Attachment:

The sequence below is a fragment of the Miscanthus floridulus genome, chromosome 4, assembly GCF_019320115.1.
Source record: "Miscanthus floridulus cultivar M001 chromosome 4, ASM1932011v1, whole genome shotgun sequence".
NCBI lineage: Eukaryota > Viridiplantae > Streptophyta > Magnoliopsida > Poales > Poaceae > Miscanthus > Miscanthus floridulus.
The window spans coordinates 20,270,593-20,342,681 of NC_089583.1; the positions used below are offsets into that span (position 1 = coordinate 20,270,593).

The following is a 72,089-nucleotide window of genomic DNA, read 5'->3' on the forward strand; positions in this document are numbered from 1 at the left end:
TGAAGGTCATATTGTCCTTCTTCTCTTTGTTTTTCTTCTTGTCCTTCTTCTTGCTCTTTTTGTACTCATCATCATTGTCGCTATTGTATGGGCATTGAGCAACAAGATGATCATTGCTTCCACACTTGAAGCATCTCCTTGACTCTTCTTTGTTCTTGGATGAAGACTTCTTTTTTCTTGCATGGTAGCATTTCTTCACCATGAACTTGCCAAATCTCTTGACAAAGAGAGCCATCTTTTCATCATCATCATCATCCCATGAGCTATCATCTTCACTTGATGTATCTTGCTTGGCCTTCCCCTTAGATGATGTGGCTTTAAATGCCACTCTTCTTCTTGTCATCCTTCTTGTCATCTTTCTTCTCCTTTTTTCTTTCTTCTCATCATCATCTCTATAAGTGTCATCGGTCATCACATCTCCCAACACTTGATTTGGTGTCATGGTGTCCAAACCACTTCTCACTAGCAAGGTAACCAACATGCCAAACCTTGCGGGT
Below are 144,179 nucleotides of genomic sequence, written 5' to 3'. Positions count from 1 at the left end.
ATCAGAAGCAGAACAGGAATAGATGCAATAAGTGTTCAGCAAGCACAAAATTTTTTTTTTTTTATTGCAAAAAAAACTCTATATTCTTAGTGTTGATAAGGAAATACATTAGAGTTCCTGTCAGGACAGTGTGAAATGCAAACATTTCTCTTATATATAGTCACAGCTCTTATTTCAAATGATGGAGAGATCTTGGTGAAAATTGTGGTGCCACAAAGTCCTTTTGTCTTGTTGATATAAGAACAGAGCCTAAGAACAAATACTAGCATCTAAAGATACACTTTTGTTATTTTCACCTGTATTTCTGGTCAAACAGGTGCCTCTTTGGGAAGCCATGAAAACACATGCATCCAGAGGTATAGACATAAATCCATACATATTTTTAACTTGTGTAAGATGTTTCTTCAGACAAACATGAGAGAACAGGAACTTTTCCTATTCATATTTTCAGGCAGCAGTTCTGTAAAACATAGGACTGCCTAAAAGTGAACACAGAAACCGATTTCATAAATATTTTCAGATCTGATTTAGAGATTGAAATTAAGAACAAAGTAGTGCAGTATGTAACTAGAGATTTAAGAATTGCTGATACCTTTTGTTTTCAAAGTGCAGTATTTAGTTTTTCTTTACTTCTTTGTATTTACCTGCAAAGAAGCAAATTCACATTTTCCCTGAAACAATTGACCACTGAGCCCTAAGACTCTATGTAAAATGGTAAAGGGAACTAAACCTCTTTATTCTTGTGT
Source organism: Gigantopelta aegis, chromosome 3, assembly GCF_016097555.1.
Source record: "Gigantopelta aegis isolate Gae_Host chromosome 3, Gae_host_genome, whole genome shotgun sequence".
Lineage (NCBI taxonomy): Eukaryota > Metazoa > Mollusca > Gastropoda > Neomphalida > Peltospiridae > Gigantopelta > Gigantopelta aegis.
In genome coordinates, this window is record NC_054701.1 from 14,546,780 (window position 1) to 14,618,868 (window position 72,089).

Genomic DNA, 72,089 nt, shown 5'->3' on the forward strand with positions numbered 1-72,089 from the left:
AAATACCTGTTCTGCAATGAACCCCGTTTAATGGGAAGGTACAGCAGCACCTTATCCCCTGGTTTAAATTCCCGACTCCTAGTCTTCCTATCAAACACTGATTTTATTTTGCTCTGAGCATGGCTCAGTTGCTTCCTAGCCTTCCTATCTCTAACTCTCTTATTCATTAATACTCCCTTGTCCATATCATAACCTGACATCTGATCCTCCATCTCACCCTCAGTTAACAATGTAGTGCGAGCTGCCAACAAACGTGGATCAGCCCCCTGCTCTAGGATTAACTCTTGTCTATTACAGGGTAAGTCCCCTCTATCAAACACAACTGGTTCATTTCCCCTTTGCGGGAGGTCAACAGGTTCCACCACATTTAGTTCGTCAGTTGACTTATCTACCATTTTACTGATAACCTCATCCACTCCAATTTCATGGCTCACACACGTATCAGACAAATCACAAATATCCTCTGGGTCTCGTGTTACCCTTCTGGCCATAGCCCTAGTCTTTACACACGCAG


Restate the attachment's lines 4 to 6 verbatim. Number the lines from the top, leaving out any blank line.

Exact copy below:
The window spans coordinates 20,270,593-20,342,681 of NC_089583.1; the positions used below are offsets into that span (position 1 = coordinate 20,270,593).

The following is a 72,089-nucleotide window of genomic DNA, read 5'->3' on the forward strand; positions in this document are numbered from 1 at the left end:
TGAAGGTCATATTGTCCTTCTTCTCTTTGTTTTTCTTCTTGTCCTTCTTCTTGCTCTTTTTGTACTCATCATCATTGTCGCTATTGTATGGGCATTGAGCAACAAGATGATCATTGCTTCCACACTTGAAGCATCTCCTTGACTCTTCTTTGTTCTTGGATGAAGACTTCTTTTTTCTTGCATGGTAGCATTTCTTCACCATGAACTTGCCAAATCTCTTGACAAAGAGAGCCATCTTTTCATCATCATCATCATCCCATGAGCTATCATCTTCACTTGATGTATCTTGCTTGGCCTTCCCCTTAGATGATGTGGCTTTAAATGCCACTCTTCTTCTTGTCATCCTTCTTGTCATCTTTCTTCTCCTTTTTTCTTTCTTCTCATCATCATCTCTATAAGTGTCATCGGTCATCACATCTCCCAACACTTGATTTGGTGTCATGGTGTCCAAACCACTTCTCACTAGCAAGGTAACCAACATGCCAAACCTTGCGGGT